And the snare of the devil - The snare which the devil lays to entrap and ruin the ministers of the gospel and all good people. The snare to which reference is here made, is that of "blasting the character and influence of the minister of the gospel." The idea is, that Satan lays this snare so to entangle him as to secure this object, and the means which he uses is the vigilance and suspicion of those who are out of the church. If there is anything of this kind in the life of a minister which they can make use of, they will be ready to do it. Hence, the necessity on his part of an upright and blameless life. Satan is constantly aiming at this thing; the world is watching for it, and if the minister has any "propensity" which is not in entire accordance with honesty, Satan will take advantage of it and lead him into the snare.
of them which are without—from the as yet unconverted Gentiles around (1Co 5:12; Col 4:5; 1Th 4:12), that they may be the more readily won to the Gospel (1Pe 2:12), and that the name of Christ may be glorified. Not even the former life of a bishop should be open to reproach [Bengel].
reproach and the snare of the devil—reproach of men (1Ti 5:14) proving the occasion of his falling into the snare of the devil (1Ti 6:9; Mt 22:15; 2Ti 2:26). The reproach continually surrounding him for former sins might lead him into the snare of becoming as bad as his reputation. Despair of recovering reputation might, in a weak moment, lead some into recklessness of living (Jer 18:12). The reason why only moral qualities of a general kind are specified is, he presupposes in candidates for a bishopric the special gifts of the Spirit (1Ti 4:14) and true faith, which he desires to be evidenced outwardly; also he requires qualifications in a bishop not so indispensable in others.Moreover he must have a good report of them which are without: the apostle would have ministers men of good reputation amongst such as were without the pale of the church, for that is the meaning of that term, which are without; see 1 Corinthians 5:12 1 Thessalonians 4:12: others might be admitted as members of the church, but not as rulers in it, because the glory of God was much concerned in the reputation of such persons, they were as lights set upon a hill.
Lest he fall into reproach; lest men reproach such persons for their former infamous life, and so prejudice others against the doctrine they bring.
And the snare of the devil; and the snare, either of some accuser, or of the devil, who hath this name from his accusing of the brethren; or lest he fall into some temptation to revenge, hatred, undue anger, or to be cowardly in the discharge of his duty, lest he should by faithfulness provoke others to reproach him for his former course of life.
lest he fall into reproach; into the reproach of men; not only of the world, but of professors of religion; who may be apt to upbraid him with his past sins; especially such that may fall under his censures, admonitions, and reproofs, which hereby will become in a great measure useless and ineffectual:
and the snare of the devil; lest Satan should take encouragement from hence to tempt him to other and greater sins; or lest finding himself slighted and despised by the people of God, because of his former sins, he should break out into anger and revenge against them; or into despondency and despair in himself; or should be negligent of his duty, and timorous of exhorting and reproving others, lest they should retort upon him, and reproach him with his former crimes. The Jews have a regard to the wisdom, prudence, gravity, and manners, of a man they appoint as a minister of a congregation. Their rule is this (z):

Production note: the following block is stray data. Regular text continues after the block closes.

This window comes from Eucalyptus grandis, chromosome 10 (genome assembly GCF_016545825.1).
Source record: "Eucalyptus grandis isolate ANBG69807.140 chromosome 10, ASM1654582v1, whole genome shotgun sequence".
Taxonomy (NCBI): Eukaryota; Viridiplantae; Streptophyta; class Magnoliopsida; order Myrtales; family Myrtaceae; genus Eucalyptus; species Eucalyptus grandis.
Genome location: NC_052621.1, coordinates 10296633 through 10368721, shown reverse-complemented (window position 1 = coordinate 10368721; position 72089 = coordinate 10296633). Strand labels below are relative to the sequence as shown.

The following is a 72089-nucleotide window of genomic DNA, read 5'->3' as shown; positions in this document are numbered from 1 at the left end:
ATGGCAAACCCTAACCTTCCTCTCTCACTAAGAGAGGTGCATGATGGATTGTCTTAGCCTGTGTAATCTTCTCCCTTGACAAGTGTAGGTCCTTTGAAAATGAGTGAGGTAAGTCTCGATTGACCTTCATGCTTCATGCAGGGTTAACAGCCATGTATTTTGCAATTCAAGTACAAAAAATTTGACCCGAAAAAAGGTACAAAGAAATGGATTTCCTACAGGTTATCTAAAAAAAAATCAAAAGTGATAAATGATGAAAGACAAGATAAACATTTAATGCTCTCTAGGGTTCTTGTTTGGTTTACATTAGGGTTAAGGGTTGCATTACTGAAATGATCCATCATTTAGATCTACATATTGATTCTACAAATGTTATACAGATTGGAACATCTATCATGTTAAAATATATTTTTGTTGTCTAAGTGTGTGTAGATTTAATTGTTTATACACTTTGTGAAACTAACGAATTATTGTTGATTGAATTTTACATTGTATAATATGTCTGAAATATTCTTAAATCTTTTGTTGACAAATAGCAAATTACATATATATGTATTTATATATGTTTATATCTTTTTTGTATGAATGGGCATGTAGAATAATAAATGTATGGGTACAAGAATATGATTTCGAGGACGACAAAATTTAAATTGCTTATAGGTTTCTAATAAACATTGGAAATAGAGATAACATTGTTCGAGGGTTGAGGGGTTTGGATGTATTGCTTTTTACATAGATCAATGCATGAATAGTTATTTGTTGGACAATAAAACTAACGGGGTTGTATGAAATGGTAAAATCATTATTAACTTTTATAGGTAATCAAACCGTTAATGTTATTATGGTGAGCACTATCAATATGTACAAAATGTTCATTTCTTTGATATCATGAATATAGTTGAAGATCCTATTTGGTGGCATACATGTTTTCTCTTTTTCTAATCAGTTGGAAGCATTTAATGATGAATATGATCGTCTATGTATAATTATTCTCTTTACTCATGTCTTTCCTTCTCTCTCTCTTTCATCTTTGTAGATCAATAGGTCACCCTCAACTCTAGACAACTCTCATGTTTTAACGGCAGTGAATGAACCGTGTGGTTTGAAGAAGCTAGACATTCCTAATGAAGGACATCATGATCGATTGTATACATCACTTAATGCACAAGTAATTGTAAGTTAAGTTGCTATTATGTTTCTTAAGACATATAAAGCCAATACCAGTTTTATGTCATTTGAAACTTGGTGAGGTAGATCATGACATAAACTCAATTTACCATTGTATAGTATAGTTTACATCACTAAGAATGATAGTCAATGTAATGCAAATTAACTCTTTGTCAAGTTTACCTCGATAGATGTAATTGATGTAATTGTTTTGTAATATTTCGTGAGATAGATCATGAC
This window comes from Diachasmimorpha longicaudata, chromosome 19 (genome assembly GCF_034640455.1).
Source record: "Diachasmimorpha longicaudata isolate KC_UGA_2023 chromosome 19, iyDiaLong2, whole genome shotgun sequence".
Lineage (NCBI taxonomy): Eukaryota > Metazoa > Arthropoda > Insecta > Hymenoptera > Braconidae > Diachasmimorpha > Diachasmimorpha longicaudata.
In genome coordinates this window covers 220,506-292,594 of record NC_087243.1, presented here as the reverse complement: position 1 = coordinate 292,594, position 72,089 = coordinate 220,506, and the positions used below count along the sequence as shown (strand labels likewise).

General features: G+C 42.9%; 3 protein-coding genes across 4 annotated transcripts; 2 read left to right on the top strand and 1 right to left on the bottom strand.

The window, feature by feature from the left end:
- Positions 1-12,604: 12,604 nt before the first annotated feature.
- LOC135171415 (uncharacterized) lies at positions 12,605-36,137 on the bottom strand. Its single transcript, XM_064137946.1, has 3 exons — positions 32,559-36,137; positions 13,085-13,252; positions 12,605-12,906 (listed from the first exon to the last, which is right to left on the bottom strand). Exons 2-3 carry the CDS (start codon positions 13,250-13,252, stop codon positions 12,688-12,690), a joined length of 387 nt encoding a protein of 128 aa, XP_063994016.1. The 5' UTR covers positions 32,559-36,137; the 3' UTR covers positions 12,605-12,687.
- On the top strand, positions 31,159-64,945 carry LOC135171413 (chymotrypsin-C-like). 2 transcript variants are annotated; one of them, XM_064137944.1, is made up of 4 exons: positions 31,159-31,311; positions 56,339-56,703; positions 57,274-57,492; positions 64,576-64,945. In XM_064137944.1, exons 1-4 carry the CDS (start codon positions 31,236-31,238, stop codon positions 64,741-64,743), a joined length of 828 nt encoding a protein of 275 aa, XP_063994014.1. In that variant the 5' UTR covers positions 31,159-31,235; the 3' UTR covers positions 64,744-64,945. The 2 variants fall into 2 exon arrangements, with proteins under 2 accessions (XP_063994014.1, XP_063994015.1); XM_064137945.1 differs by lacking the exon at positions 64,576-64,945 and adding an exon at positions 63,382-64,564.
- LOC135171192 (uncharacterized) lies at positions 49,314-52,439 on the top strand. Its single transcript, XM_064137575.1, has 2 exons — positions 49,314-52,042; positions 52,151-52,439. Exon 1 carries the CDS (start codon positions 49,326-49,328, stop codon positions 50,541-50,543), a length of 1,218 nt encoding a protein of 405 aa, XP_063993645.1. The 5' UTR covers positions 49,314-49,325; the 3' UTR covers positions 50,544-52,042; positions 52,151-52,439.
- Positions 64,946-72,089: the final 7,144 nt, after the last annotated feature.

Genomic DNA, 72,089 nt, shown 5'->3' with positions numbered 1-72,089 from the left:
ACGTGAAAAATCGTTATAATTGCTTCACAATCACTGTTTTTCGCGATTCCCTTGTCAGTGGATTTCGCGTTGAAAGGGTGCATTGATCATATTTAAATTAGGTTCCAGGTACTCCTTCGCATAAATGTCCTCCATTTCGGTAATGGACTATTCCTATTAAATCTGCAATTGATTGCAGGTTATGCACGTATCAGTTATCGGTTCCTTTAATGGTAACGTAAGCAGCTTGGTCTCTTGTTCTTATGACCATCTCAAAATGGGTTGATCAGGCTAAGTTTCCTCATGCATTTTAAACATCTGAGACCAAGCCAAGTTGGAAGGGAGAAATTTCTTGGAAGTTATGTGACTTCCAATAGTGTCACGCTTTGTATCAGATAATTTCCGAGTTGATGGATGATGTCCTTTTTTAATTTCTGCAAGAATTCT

"they do not appoint a messenger or minister of a congregation, but he who is the greatest in the congregation for wisdom and works; and if he is an elderly man, it is the better; and they take care that the messenger or minister of the congregation be a man whose voice is pleasant, and he is used to read: but he whose beard is not full grown, though he is a very considerable man, he may not be a minister of the congregation, because of the honour of the congregation.''Moreover he must have a good report of them which are without; lest he fall into reproach and the snare of the devil.
EXEGETICAL (ORIGINAL LANGUAGES)1 Timothy 3:7. Δεῖ δὲ καὶ μαρτυρίαν καλὴν ἔχειν ἀπὸ τῶν ἔξωθεν] Δεῖ δέ (which does not present something opposed to 1 Timothy 3:6) adds a new requirement to those already given in 1 Timothy 3:2-6, a requirement needed for the sake of those who are not Christians. Thus δεῖ here becomes connected with the δεῖ in 1 Timothy 3:2.
μαρτυρία occurs in the Pauline Epistles only here and in Titus 1:13.
ἀπὸ τῶν ἔξωθεν] οἱ ἔξωθεν (for which Paul commonly uses οἱ ἔξω) are those outside the church; ἀπό is equivalent not to “among,” but to “from;” the testimony comes from those who are not Christians. In the choice of a bishop, care is to be taken that he is a man who has led an irreproachable life even in the eyes of those who are not Christians. The reason is added just as in 1 Timothy 3:6 : ἵνα μὴ εἰς ὀνειδισμὸν ἐμπέσῃ καὶ παγίδα τοῦ διαβόλου] ὀνειδισμόν may be taken absolutely (Wiesinger, Plitt), or joined with τοῦ διαβ. (van Oosterzee). The former view is supported by the fact that ἐμπέσῃ separates ὀνειδ. from παγίδα; the latter, by the fact that the preposition is not repeated before παγίδα. The passage in 1 Timothy 3:14-15, when compared with this, supports the former view, which is further established as correct by the consideration that we cannot well suppose ὀνειδίζειν to be an act of the devil. Since ὀνειδισμός is not defined more precisely, it must be taken as quite general in meaning.
καὶ παγίδα τοῦ διαβόλου] the same expression in 2 Timothy 2:26; in 1 Timothy 6:9 it stands without τοῦ διαβ., and there, too, it is joined with πειρασμός (elsewhere only in Romans 11:9, which follows Psalm 69:23). It is a figurative name for the lying in wait of the devil, who is represented as a hunter. The idea of its association with ὀνειδισμός is this, that the disgrace incurred by one who has not a good testimony from the non-Christians, is used by the devil as a snare, not only to tempt him, but also to seduce him into apostasy from the gospel.